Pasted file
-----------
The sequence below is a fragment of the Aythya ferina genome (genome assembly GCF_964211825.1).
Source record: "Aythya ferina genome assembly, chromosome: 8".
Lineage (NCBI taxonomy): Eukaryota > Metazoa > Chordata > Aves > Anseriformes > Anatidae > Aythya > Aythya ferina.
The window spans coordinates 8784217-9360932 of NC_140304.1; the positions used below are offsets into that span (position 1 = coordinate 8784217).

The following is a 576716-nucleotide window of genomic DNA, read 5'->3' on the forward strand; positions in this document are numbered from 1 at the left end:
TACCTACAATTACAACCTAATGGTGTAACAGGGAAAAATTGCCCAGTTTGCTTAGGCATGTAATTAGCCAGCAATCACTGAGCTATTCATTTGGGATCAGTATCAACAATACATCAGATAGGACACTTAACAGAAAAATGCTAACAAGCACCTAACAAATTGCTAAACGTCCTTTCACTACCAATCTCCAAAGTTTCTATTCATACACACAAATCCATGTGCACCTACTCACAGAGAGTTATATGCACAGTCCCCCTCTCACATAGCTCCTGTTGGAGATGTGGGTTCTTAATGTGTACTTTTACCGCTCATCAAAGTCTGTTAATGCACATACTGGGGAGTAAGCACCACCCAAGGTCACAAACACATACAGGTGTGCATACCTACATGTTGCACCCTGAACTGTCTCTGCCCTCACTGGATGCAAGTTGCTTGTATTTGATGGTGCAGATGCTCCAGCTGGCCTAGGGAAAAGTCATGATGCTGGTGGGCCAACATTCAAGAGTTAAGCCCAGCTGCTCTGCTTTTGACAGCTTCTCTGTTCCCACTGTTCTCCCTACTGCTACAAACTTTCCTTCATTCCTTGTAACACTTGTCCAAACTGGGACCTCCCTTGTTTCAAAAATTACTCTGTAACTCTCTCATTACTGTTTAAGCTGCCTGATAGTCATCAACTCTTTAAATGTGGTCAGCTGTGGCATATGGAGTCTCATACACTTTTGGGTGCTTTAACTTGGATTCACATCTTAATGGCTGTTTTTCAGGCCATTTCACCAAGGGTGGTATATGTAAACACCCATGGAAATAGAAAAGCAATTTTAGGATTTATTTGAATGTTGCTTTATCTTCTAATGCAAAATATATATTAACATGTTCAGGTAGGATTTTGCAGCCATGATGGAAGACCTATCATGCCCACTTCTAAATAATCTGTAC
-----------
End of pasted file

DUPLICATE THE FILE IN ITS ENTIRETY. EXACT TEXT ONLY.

The sequence below is a fragment of the Aythya ferina genome (genome assembly GCF_964211825.1).
Source record: "Aythya ferina genome assembly, chromosome: 8".
Lineage (NCBI taxonomy): Eukaryota > Metazoa > Chordata > Aves > Anseriformes > Anatidae > Aythya > Aythya ferina.
The window spans coordinates 8784217-9360932 of NC_140304.1; the positions used below are offsets into that span (position 1 = coordinate 8784217).

The following is a 576716-nucleotide window of genomic DNA, read 5'->3' on the forward strand; positions in this document are numbered from 1 at the left end:
TACCTACAATTACAACCTAATGGTGTAACAGGGAAAAATTGCCCAGTTTGCTTAGGCATGTAATTAGCCAGCAATCACTGAGCTATTCATTTGGGATCAGTATCAACAATACATCAGATAGGACACTTAACAGAAAAATGCTAACAAGCACCTAACAAATTGCTAAACGTCCTTTCACTACCAATCTCCAAAGTTTCTATTCATACACACAAATCCATGTGCACCTACTCACAGAGAGTTATATGCACAGTCCCCCTCTCACATAGCTCCTGTTGGAGATGTGGGTTCTTAATGTGTACTTTTACCGCTCATCAAAGTCTGTTAATGCACATACTGGGGAGTAAGCACCACCCAAGGTCACAAACACATACAGGTGTGCATACCTACATGTTGCACCCTGAACTGTCTCTGCCCTCACTGGATGCAAGTTGCTTGTATTTGATGGTGCAGATGCTCCAGCTGGCCTAGGGAAAAGTCATGATGCTGGTGGGCCAACATTCAAGAGTTAAGCCCAGCTGCTCTGCTTTTGACAGCTTCTCTGTTCCCACTGTTCTCCCTACTGCTACAAACTTTCCTTCATTCCTTGTAACACTTGTCCAAACTGGGACCTCCCTTGTTTCAAAAATTACTCTGTAACTCTCTCATTACTGTTTAAGCTGCCTGATAGTCATCAACTCTTTAAATGTGGTCAGCTGTGGCATATGGAGTCTCATACACTTTTGGGTGCTTTAACTTGGATTCACATCTTAATGGCTGTTTTTCAGGCCATTTCACCAAGGGTGGTATATGTAAACACCCATGGAAATAGAAAAGCAATTTTAGGATTTATTTGAATGTTGCTTTATCTTCTAATGCAAAATATATATTAACATGTTCAGGTAGGATTTTGCAGCCATGATGGAAGACCTATCATGCCCACTTCTAAATAATCTGTAC